Wherever we look today, we see stories about dads taking on the childcare in the home, and we have feminism to thank for much of this.
We see them more likely to drive the kids to school in the morning, attend school programs, help with fundraisers, and go to PTA meetings.
However, men taking on the childcare, still tend to be part of the exception and not the norm, and the world applauds dads far more easily than they do moms who do exactly the same job. Sound familiar?
Actor and Hollywood dad, Dax Shepherd frequently tweets about his life as a “hands on” father.
He and his wife, Kristen Bell, can be seen sharing parenting duties on Samsung commercials, touting green living and the perils of “adulting” with children in tow.
Dax tweets often about his unapologetic adventures in family life.
And while it’s great—no it’s FANTASTIC—that Dax is so involved in his children’s care and upbringing, it’s not heroic.
It’s just what should be.
Given his exuberance about diving right into travel with his two young kids, he’d probably agree.
He’d know, too, that his wife probably wouldn’t consider herself so fearless after having embarked on a car trip with her kids. She likely taxis them all over town all week long without so much as a nod.
In fact, Kristen Bell frequently gets real about motherhood on her own Twitter feed and in interviews.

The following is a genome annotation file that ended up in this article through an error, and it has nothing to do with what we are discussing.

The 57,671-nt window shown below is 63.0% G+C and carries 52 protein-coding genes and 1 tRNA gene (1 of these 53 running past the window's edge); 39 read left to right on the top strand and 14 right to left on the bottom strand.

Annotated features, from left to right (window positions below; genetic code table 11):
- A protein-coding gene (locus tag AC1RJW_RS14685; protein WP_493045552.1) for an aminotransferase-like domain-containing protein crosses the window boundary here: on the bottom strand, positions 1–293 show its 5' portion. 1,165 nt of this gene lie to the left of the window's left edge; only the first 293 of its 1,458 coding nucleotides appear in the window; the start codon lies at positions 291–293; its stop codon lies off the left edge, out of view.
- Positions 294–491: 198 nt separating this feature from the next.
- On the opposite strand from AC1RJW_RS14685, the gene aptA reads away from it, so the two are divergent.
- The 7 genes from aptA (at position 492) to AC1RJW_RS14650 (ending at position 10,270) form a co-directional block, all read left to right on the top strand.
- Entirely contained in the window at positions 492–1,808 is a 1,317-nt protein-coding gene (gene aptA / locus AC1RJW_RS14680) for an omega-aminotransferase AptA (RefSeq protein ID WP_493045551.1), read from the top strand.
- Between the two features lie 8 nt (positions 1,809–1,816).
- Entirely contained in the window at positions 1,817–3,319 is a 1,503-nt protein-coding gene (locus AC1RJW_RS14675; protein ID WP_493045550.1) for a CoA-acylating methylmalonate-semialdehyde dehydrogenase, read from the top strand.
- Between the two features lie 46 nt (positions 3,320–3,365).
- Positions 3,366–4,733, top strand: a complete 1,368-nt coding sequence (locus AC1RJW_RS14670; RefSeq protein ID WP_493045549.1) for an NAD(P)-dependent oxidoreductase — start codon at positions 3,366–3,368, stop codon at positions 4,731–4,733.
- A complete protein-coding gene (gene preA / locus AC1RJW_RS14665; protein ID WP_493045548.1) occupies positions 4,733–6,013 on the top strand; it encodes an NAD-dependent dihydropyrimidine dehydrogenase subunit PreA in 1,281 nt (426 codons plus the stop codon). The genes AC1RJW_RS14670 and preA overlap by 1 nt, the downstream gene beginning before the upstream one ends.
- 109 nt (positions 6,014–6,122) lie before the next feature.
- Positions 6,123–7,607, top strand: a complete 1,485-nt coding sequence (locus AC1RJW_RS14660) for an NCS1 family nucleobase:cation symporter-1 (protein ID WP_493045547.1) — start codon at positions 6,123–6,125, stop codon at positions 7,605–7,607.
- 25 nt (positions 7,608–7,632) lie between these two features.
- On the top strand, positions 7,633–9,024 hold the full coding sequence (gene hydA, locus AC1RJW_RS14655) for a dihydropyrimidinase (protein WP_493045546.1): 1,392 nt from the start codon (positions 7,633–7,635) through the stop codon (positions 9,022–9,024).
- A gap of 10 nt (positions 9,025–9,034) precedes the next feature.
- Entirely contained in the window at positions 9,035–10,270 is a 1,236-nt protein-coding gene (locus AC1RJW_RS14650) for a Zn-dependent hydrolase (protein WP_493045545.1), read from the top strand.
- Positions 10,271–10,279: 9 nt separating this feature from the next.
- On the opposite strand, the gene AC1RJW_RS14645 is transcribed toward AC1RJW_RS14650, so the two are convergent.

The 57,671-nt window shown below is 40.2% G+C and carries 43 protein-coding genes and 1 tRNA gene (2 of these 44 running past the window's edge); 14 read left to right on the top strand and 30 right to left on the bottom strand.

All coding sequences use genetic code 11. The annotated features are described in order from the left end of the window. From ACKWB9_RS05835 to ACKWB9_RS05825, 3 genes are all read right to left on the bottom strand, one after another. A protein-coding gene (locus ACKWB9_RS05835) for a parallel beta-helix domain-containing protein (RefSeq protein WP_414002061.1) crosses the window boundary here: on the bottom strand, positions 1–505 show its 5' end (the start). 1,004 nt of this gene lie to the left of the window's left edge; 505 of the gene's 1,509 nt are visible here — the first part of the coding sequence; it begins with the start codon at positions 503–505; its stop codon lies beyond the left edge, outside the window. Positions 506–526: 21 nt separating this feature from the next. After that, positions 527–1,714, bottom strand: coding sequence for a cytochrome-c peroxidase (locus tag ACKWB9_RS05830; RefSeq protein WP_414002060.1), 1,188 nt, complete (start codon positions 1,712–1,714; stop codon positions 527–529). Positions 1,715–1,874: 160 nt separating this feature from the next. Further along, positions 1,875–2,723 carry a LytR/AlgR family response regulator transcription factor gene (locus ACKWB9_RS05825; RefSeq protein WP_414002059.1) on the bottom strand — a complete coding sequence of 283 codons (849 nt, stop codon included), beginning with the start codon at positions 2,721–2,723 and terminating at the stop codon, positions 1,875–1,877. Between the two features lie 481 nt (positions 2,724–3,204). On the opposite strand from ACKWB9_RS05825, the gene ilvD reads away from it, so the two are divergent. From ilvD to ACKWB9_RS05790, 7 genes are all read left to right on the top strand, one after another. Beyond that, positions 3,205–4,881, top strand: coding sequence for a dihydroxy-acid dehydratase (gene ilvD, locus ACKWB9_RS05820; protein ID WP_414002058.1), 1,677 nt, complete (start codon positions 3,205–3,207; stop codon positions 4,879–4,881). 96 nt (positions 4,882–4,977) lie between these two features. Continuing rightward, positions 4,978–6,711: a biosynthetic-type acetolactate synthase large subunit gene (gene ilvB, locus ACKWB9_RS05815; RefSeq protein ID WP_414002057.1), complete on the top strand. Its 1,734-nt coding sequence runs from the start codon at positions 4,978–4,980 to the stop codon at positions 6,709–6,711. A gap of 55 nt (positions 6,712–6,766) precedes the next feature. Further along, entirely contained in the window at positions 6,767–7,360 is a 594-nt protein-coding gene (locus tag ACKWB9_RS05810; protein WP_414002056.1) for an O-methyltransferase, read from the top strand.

She told Redbook magazine,
“In the age of social media, when you can edit your life in beautiful pictures, it’s important to remind moms that all of us are wearing yogurt and all of our hands smell like urine.”
Mothers working in a variety of industries—religious work, social work, education, the travel industry, medicine, etc—have all had the same complaints: When dad is forced to take the kids to work for some reason, everyone thinks baby is cute.
When dad has to pick up a sick child from daycare, work is generally understanding and sees it as a “one time thing,” because mom (for some CRAZY reason) can’t get there to it herself.
And when children make noise in public, when they act up or throw a fit, no one challenges a father to keep baby/kid quiet, whereas mothers get everything from murderous stares to humiliating verbal corrections.
People give dads leeway when they’re children crawl the walls; it’s assumed that they don’t know what they’re doing but they’re trying.
Moms don’t get this kind of grace.
And while stay-at-home dads are still much more common than they were even a decade ago, one only needs to look at how well they are praised for doing what women have done for centuries without even a choice to do otherwise.
Dads who show up at soccer games and assist their children with homework are given pats on the backs and accolades that a mother who does this with multiple children, while also working full-time, will rarely—if ever—receive.
Despite the many attributes of feminism, childcare is considered a woman’s job, one for which she isn’t supposed to seek accolades like dads do. It’s important for women to take a stand, and demand that the parenting work be equal.